Open questions and novel directions

(i) Multiple hits in APL pathogenesis?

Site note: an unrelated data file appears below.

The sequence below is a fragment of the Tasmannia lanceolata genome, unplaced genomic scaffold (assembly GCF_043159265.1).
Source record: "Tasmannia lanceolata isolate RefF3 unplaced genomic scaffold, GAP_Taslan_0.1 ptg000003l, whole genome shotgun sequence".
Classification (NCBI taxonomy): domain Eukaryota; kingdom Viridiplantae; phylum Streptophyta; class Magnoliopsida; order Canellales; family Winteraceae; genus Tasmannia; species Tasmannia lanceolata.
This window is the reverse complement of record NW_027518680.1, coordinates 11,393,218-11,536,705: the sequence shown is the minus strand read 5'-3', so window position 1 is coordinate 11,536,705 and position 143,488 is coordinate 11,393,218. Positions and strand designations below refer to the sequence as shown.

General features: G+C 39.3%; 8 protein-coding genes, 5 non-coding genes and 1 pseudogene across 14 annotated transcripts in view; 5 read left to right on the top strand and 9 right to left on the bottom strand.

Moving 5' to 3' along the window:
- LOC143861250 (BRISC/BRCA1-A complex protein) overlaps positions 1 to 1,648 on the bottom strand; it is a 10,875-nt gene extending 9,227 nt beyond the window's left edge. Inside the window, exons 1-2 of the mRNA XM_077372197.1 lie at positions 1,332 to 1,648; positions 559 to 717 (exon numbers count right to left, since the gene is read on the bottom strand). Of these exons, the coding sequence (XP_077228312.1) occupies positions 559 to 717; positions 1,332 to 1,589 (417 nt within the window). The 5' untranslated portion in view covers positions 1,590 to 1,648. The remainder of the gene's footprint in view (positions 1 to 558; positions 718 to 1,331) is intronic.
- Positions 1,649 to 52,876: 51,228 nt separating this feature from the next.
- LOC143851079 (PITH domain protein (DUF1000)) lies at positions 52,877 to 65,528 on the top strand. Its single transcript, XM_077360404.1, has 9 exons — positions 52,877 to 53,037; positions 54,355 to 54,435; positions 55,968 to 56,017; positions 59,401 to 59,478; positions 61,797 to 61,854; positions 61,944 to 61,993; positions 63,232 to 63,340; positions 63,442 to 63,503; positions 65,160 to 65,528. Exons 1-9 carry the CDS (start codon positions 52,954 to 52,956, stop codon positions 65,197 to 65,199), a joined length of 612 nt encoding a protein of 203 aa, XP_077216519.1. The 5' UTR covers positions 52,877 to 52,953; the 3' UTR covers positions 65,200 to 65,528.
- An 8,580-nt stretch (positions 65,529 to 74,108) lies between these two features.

The long latency observed in leukemia mouse models of APL, even in double TM harboring X-RARalpha and RARalpha-X fusion genes, strongly suggests that additional genetic events may cooperate with the APL specific fusion proteins towards leukemogenesis. The same events could participate in leukemogenesis in human APL. The identification of such mutated genes is therefore crucial to fully dissect APL pathogenesis and to optimize therapy on the basis of this novel molecular information. Several technological approaches are now available that render the identification of these additional genetic hits possible. First of all, spectral karyotyping (SKY), a more sensitive karyological technique, has already allowed Zimonjic et al. (2000) to demonstrate that leukemic cells from PML-RARalpha TM do harbor multiple recurrent chromosomal abnormalities. It will be interesting to see whether various fusion proteins lead to the accumulation of similar or distinct molecular lesions. Also, it will be of paramount importance to define the chronology by which these events accumulate during the pre-leukemic phase. Finally, these recurrent lesions will need to be molecularly characterized. In this respect, the complete sequence of the mouse genome and the parallel use of novel techniques such as comparative genomic hybridization (CGH) microarray techniques will be of extraordinary help to facilitate the identification of genes lost or amplified in leukemia progression (Albertson et al., 2000). These studies could also be accompanied by conventional cDNA/oligo array analysis to study if/how gene expression profile changes throughout disease progression in APL TM (see also below). This approach, performed in parallel with SKY and CGH microrray analyses, will point at genes whose expression is lost or aberrantly increased throughout disease evolution because of chromosomal rearrangements.